When it comes to the issue of women and submission, I get a lot of “drive-by” Bible verse quoting on this website.
Here’s how it works: I’ll have a long, drawn out post on how women should handle a husband’s sin that is endangering the family, and someone will leave a comment that simply quotes Bible verses on how women should stay silent and obey their husbands. 1 Peter 3 is a big one for them. They often quote verses like:
Wives, in the same way submit yourselves to your own husbands so that, if any of them do not believe the word, they may be won over without words by the behavior of their wives, 2 when they see the purity and reverence of your lives.3 …For this is the way the holy women of the past who put their hope in God used to adorn themselves. They submitted themselves to their own husbands, 6 like Sarah, who obeyed Abraham and called him her lord. You are her daughters if you do what is right and do not give way to fear.
This is a very passive aggressive technique–it’s like saying “I’m absolutely right without having to make any argument because THE BIBLE.”
I’d like to spend the Wednesdays this month looking at how Jesus wants women to act in marriage–and I’d like to lay the groundwork in this first post by looking at how using the Bible to silence women isn’t biblical at all. Today we’ll look at how that method of interpreting Scripture is seriously off; and then next week we’ll look at how too many who want to silence women ignore Jesus, who is, after all, The Word of God. Then later in the month we’ll turn to how we should be treating and serving our husbands in marriage.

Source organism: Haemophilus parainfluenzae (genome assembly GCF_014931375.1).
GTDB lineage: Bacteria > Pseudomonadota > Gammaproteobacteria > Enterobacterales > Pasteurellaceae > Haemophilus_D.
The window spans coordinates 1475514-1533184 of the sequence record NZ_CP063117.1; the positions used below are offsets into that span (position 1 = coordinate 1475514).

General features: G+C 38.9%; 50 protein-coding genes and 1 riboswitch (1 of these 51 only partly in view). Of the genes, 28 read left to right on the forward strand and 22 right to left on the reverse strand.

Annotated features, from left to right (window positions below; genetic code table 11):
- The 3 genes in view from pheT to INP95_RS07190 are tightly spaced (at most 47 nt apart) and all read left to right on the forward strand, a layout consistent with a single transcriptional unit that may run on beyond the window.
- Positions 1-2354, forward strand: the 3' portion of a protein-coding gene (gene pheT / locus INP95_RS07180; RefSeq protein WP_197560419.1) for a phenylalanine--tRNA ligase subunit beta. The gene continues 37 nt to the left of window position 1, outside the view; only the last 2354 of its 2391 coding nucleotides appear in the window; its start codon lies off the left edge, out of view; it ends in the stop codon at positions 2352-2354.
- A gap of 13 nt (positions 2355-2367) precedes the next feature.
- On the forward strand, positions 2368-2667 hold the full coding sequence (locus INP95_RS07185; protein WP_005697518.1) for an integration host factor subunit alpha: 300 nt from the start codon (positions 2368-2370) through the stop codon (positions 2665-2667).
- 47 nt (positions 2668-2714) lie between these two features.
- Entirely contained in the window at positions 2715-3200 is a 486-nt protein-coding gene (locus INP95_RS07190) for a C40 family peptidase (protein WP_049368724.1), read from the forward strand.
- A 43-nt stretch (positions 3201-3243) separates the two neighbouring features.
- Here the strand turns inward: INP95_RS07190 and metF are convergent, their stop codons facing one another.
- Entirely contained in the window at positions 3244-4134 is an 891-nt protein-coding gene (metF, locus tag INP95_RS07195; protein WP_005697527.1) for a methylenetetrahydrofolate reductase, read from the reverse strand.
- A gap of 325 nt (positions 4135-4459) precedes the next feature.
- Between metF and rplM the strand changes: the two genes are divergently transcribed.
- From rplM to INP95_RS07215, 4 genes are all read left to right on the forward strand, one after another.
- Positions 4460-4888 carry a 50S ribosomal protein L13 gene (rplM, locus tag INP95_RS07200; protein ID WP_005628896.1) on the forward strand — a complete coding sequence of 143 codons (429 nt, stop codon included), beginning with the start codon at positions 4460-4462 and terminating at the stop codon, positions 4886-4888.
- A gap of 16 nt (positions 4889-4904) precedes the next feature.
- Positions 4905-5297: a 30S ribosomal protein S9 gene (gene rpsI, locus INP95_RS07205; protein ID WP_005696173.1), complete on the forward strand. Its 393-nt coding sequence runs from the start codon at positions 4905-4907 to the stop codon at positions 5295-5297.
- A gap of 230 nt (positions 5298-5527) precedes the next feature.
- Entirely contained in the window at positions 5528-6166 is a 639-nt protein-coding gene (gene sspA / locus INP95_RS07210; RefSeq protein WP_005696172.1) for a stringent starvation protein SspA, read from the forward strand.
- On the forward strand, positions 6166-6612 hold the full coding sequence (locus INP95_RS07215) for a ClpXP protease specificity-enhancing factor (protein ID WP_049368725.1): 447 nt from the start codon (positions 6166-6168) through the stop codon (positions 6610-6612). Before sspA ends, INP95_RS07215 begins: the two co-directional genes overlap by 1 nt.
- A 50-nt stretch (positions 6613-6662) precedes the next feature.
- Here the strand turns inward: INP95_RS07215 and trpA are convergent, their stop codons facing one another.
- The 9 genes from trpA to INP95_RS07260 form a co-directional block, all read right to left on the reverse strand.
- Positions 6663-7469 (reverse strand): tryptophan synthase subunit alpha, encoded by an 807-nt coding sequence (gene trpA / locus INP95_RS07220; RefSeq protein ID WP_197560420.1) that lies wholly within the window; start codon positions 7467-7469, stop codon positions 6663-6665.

I’ve started a new theme on the blog where we spend the Wednesdays of each month looking at one particular subject in depth. Last month we launched it with our MBTI and marriage series. This month we’re going to get really in-depth in gender roles and marriage. And I want to start with this passage in 1 Peter 3, because it is left so often in the comments that I just want to deal with it once and for all.
Scripture cannot contradict itself
We know that ALL Scripture is God-breathed (2 Timothy 3:16), and that means that Scripture has to tell one complete story–the same story.
Yet when someone uses “Drive-by” Bible verses, and I leave a long comment with plenty of Scripture references showing that the issue is far more nuanced than that, they typically ignore all my other Scriptural evidence and just repeat the verse, as if that is an argument. Too often, commenters refuse to engage with the whole of the Bible. In fact, I had one commenter tell me that the ONLY woman that we are supposed to emulate is Sarah, since she’s the one that Peter specifically tells us to emulate. Apparently women shouldn’t take any significance out of how Mary or Deborah or Lydia or Elizabeth or Hannah or any other woman lived. Only Sarah.
That makes it sound like the Bible for women should only be about 5 verses.